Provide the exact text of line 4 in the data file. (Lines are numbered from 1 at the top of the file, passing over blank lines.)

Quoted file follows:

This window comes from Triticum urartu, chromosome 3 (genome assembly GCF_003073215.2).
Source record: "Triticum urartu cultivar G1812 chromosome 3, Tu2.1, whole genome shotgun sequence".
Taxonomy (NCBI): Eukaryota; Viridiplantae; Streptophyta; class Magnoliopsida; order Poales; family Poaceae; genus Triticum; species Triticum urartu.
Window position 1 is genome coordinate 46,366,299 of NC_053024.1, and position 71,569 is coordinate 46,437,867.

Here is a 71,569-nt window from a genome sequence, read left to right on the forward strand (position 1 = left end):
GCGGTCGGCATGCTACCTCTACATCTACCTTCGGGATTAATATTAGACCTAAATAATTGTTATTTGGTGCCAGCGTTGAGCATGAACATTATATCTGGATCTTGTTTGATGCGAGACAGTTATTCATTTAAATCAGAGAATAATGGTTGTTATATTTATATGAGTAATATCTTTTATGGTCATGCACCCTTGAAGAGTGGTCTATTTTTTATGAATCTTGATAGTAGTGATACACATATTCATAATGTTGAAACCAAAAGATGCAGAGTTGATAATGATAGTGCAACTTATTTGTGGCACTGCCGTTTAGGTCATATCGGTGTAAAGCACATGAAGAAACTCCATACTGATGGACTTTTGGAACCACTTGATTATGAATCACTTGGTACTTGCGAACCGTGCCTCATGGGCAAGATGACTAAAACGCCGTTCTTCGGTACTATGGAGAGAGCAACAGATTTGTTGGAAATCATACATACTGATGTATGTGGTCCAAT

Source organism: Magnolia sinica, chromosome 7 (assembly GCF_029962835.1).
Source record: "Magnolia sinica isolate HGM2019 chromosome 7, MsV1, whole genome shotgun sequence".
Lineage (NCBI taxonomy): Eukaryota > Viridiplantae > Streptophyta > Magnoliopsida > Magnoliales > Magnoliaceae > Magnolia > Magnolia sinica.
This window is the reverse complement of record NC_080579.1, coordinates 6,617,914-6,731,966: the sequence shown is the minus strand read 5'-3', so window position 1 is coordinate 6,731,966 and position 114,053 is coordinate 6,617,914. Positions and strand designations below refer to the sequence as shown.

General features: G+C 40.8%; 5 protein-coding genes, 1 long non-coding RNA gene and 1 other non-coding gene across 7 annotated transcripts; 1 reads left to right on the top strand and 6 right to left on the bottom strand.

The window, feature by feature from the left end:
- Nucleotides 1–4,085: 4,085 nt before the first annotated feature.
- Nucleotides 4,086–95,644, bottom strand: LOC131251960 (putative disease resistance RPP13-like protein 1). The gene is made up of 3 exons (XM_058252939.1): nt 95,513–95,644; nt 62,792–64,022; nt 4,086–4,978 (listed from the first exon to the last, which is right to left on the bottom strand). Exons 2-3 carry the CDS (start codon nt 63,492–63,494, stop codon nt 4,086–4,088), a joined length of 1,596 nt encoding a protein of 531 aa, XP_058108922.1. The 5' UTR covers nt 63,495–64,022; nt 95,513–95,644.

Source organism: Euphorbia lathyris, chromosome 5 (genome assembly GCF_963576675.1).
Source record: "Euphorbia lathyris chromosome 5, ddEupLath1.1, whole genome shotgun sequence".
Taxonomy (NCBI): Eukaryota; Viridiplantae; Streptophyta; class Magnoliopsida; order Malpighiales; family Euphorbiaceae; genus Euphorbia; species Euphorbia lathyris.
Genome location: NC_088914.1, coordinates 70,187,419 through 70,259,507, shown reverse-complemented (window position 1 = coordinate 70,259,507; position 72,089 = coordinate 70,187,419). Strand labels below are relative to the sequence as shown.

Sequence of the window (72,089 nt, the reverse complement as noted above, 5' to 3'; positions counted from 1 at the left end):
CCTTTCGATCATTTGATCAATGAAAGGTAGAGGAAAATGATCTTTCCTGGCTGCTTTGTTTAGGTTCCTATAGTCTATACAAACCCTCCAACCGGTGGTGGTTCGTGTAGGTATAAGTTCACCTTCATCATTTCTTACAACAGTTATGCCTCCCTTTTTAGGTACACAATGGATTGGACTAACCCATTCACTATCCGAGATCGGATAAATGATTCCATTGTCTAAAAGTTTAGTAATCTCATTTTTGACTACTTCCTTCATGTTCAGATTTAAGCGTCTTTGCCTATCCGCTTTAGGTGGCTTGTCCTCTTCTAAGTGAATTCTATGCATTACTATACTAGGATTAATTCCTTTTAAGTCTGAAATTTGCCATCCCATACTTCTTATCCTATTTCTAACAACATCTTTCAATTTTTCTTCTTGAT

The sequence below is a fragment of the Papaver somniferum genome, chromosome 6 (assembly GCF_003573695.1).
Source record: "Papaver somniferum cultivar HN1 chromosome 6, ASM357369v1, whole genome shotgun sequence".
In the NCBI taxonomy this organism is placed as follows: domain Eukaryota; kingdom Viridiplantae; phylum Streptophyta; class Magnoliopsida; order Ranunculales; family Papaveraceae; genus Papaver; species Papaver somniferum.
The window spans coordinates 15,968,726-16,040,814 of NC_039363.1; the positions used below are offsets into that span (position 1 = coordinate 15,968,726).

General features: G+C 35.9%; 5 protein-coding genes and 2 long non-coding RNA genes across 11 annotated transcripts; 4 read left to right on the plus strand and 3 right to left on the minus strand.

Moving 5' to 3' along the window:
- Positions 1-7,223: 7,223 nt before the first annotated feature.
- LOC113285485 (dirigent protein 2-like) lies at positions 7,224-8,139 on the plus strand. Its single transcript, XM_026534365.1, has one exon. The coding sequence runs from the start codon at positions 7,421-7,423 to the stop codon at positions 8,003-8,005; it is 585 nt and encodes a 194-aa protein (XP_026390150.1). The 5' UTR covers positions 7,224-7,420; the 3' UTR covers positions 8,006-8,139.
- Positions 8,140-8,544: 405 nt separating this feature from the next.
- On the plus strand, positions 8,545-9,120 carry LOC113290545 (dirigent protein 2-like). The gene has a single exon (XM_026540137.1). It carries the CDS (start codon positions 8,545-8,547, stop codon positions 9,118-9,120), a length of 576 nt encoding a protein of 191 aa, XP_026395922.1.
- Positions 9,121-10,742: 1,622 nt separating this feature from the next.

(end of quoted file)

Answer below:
Window position 1 is genome coordinate 46,366,299 of NC_053024.1, and position 71,569 is coordinate 46,437,867.